The Jaded Horror Fan – Slow Burn or Boring?


Most movies that fall under the sub-genre of “slow burn” could also be called boring. I just don’t get this trend… well, not a trend as these types have existed for a long while, but they aren’t all too common, and when they do come out, I can’t get into them.

The way I classify slow burn, and I may be wrong in assuming this, is a plot that builds the tension so much so that there is a final and sudden release within the closing moments of the film. In other words, there is a payoff which justified the amount of “nothingness” that happened beforehand. Here’s the argument, though: When does it become boring?

Movies like The Changeling, The Omen and Rosemary’s Baby are some examples from yesteryear that I can come up with where the slow burn was done correctly and wouldn’t be taken as boring. I know there are more, but I’m fast-forwarding to the present, where the motivation to write this article spouted.

Ti West and his handful of movies that gained him notoriety really rub me the wrong way. I’m not necessarily saying that his movies are bad or that he isn’t a talented writer/filmmaker, but the method by which he leads us to the finale is downright boring and unwatchable. I know I’m going against the norm here, but I really don’t care; if I’m taking 90 minutes out of my day, I better be entertained to say the least. Sitting there watching mindless and pointless conversation for 80 minutes, then seeing some violence for the remaining 10 doesn’t do anything for me.

When you look at The Innkeepers, The House of The Devil and The Sacrament, one thing I can say is that these movies got progressively better. A couple of other small releases from him were his segments in V/H/S and ABC’s of Death titled “Second Honeymoon” and “M Is for Miscarriage,” respectively. The theme of the shorts suffered the same fate of his features, which is sad.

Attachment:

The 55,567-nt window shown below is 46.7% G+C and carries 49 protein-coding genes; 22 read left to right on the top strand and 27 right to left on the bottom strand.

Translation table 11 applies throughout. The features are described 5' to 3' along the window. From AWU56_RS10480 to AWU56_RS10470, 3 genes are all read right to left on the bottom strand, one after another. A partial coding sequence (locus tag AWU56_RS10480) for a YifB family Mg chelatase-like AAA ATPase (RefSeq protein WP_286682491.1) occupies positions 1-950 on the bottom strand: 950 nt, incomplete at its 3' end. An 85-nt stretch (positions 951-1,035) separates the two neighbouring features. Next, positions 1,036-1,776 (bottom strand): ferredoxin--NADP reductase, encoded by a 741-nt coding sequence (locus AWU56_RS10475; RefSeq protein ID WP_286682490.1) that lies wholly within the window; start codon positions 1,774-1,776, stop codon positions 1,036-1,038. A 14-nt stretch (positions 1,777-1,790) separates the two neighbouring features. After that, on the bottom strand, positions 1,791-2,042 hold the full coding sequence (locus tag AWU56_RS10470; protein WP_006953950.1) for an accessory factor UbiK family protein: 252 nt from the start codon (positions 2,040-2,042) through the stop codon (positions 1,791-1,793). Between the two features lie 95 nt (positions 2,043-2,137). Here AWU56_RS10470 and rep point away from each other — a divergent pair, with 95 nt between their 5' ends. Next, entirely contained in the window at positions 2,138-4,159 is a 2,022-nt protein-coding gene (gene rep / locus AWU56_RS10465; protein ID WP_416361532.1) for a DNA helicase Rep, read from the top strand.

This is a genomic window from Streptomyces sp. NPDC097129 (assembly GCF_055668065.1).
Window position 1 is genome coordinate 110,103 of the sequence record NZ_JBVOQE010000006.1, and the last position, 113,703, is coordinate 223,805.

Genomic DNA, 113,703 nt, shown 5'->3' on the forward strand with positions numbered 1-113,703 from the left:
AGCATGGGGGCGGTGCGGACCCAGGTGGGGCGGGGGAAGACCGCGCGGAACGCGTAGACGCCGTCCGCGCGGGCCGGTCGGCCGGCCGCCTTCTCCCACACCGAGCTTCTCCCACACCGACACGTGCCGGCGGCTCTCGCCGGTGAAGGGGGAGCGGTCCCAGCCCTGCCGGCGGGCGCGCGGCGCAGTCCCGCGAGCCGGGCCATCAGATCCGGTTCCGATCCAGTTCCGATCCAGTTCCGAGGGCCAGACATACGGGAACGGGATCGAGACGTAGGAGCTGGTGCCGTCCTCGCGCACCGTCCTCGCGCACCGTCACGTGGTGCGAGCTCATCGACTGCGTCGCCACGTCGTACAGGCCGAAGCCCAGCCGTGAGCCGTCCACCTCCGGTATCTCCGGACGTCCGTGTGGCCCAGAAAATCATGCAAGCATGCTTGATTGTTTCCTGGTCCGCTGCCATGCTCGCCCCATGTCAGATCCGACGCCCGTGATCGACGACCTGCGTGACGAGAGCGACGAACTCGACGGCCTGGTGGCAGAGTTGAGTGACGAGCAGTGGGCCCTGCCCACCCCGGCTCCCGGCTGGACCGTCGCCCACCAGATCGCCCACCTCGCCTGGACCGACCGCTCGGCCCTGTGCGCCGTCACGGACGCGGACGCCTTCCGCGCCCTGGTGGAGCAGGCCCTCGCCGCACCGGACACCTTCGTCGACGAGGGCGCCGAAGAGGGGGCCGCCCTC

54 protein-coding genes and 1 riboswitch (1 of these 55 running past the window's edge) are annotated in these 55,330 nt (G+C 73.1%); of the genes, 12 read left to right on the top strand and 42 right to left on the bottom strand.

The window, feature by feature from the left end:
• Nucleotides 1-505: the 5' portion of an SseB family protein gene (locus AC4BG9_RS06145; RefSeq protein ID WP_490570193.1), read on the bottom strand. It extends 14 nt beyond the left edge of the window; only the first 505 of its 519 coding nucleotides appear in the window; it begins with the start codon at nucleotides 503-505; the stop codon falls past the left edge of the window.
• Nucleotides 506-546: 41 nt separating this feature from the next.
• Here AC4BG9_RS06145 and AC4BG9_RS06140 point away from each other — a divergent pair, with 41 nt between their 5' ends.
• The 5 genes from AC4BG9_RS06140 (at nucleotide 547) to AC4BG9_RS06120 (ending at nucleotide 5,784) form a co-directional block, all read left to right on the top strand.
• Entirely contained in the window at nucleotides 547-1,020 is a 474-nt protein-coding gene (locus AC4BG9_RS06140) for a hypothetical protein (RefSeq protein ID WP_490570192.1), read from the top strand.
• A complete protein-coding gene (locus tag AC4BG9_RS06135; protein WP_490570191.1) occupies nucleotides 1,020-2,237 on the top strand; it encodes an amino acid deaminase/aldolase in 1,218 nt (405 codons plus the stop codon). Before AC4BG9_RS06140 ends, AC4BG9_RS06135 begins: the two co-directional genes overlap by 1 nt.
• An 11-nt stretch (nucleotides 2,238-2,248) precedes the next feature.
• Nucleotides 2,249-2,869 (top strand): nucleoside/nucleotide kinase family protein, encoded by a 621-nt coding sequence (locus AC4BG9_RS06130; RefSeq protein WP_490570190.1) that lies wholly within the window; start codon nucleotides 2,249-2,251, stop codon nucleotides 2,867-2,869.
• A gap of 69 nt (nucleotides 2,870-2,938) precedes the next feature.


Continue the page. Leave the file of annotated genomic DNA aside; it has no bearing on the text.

With that out of the way, I’d like to mention a few other slow burns which were done right, the first being Kill List (pictured below) from the always interesting Ben Wheatley. I’m sure most readers of Dread saw this, and it was discussed at length on Dinner for Fiends so I won’t take too much time talking about it. What I will say is that the constant building of tension and “what the hell is going on” more than satisfied me regardless of the slower pace. The “shock” ending was also something nice to see in a slower paced film, though most of us kind of saw it coming.

Next up is my favorite of 2015 – Bone Tomahawk. This is the definition of what a slow burn should be in that you have interesting (and different) characters with enough dialogue to make you forget that not too much is actually happening on screen. The dialogue has to be top quality, and there has to be some tension throughout. Bone Tomahawk is a prime example of both of these things, and by the time we were given the climax, everything leading up to that point was well worth the wait.

Another thing: If you’re doing a movie with a slower pace, please give us bits and pieces of “something” throughout the film. Don’t bore us with conversation that leads nowhere and characters with no depth. If that’s what you want to do, stick with the slasher sub-genre.

Kill ListKi



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